A rise in the price of a stock or the market as a whole. Compare to reaction.
The high and low prices of a stock or option recorded during a specified time.
An option position composed of either all calls or all puts, with long options and short options at two different strike prices. The options are all on the same stock and usually of the same expiration, with more options sold than purchased. A ratio spread is the purchase of an option(s) and the sale of a greater number of the same type of options that are out-of-the-money with respect to the one(s) purchased. For example, a 50/60 call 1-by-2 ratio spread is long 1*50 call and short 2*60 calls. Please note that multiple-leg option strategies such as this can entail substantial transaction costs, including multiple commissions, which may impact any potential return.
A decline in price of a stock or the market as a whole following a rise. Compare to rally.
Realized Gains Or Losses
The profit or loss incurred in an account when a closing trade on a stock or option is made and matched with an open position in the same stock or option.
Record Date (Date Of Record)
The date by which someone must be registered as a shareholder of a company in order to receive a declared dividend. Compare to ex-dividend date and payment date.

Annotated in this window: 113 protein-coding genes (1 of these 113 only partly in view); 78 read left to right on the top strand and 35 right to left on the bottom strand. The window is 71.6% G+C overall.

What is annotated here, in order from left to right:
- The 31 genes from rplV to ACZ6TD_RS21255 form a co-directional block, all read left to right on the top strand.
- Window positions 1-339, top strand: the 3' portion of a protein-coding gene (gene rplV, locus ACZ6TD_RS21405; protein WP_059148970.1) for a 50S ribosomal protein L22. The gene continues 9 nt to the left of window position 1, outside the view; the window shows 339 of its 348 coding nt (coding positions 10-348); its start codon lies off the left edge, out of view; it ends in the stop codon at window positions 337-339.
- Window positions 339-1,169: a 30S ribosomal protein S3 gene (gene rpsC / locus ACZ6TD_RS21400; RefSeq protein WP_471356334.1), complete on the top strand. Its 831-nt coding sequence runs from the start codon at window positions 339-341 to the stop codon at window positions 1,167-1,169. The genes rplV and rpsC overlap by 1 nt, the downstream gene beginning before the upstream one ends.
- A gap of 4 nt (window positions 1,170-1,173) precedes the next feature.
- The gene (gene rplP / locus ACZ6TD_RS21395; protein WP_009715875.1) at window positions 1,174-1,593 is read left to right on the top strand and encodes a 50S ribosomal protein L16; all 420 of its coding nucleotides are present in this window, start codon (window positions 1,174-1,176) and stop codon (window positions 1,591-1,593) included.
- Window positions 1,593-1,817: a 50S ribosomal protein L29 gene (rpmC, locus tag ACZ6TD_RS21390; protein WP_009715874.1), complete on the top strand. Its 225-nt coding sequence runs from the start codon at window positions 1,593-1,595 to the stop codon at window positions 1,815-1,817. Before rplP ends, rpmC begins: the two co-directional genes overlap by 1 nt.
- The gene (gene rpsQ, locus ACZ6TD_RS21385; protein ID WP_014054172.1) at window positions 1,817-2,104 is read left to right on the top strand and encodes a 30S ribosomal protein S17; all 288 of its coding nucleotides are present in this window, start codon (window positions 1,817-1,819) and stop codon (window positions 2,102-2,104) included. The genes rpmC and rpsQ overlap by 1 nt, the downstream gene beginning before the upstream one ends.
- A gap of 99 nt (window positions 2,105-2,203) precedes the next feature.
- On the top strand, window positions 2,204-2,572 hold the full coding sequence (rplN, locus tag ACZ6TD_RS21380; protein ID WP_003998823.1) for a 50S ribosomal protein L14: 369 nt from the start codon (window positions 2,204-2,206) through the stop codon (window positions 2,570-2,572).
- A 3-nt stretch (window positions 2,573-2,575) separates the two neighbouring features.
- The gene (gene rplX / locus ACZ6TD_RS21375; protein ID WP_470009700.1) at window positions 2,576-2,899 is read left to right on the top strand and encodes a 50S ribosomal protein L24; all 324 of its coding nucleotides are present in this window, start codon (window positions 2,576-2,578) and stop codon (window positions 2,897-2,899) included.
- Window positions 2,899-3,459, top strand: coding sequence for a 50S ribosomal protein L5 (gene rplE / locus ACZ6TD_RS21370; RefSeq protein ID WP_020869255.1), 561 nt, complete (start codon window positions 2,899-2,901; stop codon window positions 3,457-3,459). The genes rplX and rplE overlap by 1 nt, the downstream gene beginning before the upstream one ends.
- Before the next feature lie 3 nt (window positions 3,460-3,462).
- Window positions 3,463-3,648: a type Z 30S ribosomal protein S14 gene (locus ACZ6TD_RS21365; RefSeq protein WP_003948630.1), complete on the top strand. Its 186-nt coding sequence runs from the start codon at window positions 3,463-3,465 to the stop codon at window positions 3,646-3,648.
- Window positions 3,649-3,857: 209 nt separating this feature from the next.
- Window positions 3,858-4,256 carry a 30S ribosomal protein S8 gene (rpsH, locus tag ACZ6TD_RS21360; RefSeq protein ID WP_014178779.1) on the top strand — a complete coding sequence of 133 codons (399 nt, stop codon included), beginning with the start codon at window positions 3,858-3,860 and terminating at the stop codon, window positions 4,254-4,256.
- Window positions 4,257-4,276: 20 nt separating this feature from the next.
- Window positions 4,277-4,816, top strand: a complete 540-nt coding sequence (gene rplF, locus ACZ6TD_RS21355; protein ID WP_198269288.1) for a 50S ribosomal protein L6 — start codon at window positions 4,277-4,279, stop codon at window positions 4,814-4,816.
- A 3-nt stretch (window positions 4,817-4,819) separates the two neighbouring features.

Registered Options Principle
An employee of a brokerage firm who has passed the FINRA Series 4 exam, which provides in-depth knowledge related to options. The registered options principal is an officer or partner in a brokerage firm who approves client accounts in writing.
An employee of a brokerage firm who has passed the FINRA Series 7 and Series 63 exam.
Regulation T (Reg T)
The regulation, established by the Federal Reserve Board, governing the amount of credit that brokers and dealers may give to clients to purchase securities. It determines the initial margin requirements and defines eligible, ineligible, and exempt securities.
The practice of pledging a client's securities as collateral for a bank loan. A brokerage firm may rehypothecate up to 140% of the loan amount to a client to finance margin loans to clients.
An order that is not executed because it is invalid or unacceptable in some way.
A margin account in which the equity is less than the REG T initial requirement. A restricted account with TD Ameritrade will be restricted to closing transactions only.
Retail Automatic Execution System (RAES)
The system utilized by the CBOE to execute option market and executable limit orders for retail clients received by the exchange's ORS. Retail option orders executed via the RAES system are filled instantaneously at the prevailing market quote and are confirmed almost immediately to the originating firm.
Return On Capital
The percentage of the mark compared to the buying power of an option position. Since the buying power effect is capital that is made unavailable by the trade, the return on capital could be viewed as the amount of return expected on a sale of the position for cash. Not annualized.